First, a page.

For a time, Francophile extraordinaire Peter Mayle left the South of France and the pleasures and the pastimes he has chronicled to international renown. But not a day passed without a pang of longing for the home he had left behind. And so he returned to France and fell in love all over again with la vie Provencale.
In Encore Provence, Mayle presents his most appealing tribute to date on the joys of Gallic life. Here is a glimpse into the secrets of the truffle trade, a parfumerie lesson on the delicacies of scent, an exploration of the genetic effects of 2,000 years of foie gras, and a small-town murder mystery that reads like the best fiction. Here, too, are Mayle's latest tips on where to find the best honey, cheese, or chambre d'hìte the region has to offer. Lyric, insightful,sparkling with detail, Encore Provence brings us a land where the smell of thyme in the fields or the glory of a leisurely lunch is no less than inspiring.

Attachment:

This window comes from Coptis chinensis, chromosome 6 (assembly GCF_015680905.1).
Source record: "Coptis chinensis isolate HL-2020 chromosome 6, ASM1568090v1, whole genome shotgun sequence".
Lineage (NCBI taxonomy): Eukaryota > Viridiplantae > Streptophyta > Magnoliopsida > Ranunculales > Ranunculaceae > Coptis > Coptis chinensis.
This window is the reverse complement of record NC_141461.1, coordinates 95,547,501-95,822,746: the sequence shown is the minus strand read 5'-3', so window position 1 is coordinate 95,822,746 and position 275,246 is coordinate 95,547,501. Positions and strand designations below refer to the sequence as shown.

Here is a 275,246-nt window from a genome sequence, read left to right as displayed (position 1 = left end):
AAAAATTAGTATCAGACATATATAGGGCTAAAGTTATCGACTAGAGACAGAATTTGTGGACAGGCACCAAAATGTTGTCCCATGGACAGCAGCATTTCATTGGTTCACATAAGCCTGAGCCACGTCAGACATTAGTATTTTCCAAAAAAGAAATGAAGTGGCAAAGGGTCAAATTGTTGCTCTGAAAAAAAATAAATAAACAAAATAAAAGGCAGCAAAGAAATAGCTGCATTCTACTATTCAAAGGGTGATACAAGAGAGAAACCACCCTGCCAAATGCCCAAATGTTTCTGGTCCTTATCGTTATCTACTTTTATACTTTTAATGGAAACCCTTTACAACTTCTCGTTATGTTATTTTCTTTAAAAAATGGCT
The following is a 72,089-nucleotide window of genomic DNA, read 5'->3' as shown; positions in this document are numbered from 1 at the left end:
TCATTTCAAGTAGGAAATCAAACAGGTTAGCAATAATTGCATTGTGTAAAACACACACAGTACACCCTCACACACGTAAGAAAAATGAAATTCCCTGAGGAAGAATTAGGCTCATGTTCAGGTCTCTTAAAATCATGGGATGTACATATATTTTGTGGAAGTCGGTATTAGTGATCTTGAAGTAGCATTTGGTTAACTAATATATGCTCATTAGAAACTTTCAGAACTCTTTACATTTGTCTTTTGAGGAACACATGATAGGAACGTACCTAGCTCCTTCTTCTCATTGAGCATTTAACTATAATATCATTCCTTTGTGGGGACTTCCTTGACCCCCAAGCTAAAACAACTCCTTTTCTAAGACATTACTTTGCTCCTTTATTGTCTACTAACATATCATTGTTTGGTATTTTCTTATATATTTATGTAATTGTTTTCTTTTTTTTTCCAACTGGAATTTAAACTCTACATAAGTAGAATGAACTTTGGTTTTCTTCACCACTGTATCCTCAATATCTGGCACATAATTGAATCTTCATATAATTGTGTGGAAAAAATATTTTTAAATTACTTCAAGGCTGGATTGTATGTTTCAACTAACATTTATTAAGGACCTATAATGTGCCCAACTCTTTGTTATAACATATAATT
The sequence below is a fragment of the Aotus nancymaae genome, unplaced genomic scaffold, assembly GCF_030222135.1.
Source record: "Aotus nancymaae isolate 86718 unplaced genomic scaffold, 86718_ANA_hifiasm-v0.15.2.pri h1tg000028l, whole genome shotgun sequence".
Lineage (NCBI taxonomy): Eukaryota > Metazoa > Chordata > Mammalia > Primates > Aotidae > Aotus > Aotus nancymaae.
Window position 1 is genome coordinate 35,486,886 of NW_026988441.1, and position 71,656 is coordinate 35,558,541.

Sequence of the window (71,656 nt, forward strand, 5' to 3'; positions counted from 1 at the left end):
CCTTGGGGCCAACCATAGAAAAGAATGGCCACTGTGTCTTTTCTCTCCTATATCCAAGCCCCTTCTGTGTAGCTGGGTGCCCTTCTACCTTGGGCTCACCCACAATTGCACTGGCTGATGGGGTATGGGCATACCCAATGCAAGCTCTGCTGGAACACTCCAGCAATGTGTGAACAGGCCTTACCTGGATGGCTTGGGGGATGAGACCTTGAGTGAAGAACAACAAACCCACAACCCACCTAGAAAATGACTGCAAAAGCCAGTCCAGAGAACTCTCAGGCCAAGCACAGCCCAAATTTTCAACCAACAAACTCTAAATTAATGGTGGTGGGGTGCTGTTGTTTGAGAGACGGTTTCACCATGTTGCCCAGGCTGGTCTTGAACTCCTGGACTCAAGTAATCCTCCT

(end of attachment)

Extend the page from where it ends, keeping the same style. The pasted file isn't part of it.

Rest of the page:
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From Chapter One
I think it was the sight of a man power-washing his underpants that really brought home the differences, cultural and otherwise, between the old world and the new.
It was a cold, still morning in early winter, and the pulsing thumpthump, thumpthump of a high-pressure hose echoed through the village. Getting closer to the sound, it was possible to see, over a garden wall, a laundry line totally devoted to gentlemen's underwear in a stimulating assortment of colors. The garments were under attack, jerking and flapping under the force of the water jet like hanging targets in a shooting gallery. Standing some distance away, out of ricochet range, was the aggressor, in cap and muffler and ankle-high zippered carpet slippers. He had adopted the classic stance of a soldier in combat, feet spread apart, shooting from the hip, a merciless hail of droplets raking back and forth. The underpants didn't stand a chance.